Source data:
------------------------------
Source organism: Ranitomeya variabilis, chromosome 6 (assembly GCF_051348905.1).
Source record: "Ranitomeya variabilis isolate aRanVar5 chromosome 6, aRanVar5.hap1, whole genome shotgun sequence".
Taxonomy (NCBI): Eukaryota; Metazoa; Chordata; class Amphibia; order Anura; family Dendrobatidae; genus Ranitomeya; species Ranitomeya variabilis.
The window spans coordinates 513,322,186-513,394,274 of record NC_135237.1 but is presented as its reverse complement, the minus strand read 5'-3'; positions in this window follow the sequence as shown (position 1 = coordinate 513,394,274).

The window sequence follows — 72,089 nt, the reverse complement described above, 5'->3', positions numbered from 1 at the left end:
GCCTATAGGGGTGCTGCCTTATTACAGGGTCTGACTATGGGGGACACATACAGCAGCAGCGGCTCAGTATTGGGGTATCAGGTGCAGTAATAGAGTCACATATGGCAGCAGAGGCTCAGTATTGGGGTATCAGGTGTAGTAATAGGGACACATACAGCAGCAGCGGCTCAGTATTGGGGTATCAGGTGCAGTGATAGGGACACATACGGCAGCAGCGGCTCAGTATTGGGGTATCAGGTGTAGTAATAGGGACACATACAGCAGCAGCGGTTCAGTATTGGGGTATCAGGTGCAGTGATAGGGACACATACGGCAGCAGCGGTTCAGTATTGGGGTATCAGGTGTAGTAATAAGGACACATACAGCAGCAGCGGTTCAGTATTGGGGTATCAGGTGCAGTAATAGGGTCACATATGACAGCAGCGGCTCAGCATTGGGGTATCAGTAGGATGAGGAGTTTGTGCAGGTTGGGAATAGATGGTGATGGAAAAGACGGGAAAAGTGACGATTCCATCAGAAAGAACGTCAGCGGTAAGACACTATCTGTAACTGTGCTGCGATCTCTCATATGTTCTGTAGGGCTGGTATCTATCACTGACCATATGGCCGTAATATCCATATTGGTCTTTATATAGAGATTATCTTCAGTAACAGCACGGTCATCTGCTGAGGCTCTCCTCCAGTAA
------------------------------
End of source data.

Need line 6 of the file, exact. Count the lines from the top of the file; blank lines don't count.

GCCTATAGGGGTGCTGCCTTATTACAGGGTCTGACTATGGGGGACACATACAGCAGCAGCGGCTCAGTATTGGGGTATCAGGTGCAGTAATAGAGTCACATATGGCAGCAGAGGCTCAGTATTGGGGTATCAGGTGTAGTAATAGGGACACATACAGCAGCAGCGGCTCAGTATTGGGGTATCAGGTGCAGTGATAGGGACACATACGGCAGCAGCGGCTCAGTATTGGGGTATCAGGTGTAGTAATAGGGACACATACAGCAGCAGCGGTTCAGTATTGGGGTATCAGGTGCAGTGATAGGGACACATACGGCAGCAGCGGTTCAGTATTGGGGTATCAGGTGTAGTAATAAGGACACATACAGCAGCAGCGGTTCAGTATTGGGGTATCAGGTGCAGTAATAGGGTCACATATGACAGCAGCGGCTCAGCATTGGGGTATCAGTAGGATGAGGAGTTTGTGCAGGTTGGGAATAGATGGTGATGGAAAAGACGGGAAAAGTGACGATTCCATCAGAAAGAACGTCAGCGGTAAGACACTATCTGTAACTGTGCTGCGATCTCTCATATGTTCTGTAGGGCTGGTATCTATCACTGACCATATGGCCGTAATATCCATATTGGTCTTTATATAGAGATTATCTTCAGTAACAGCACGGTCATCTGCTGAGGCTCTCCTCCAGTAA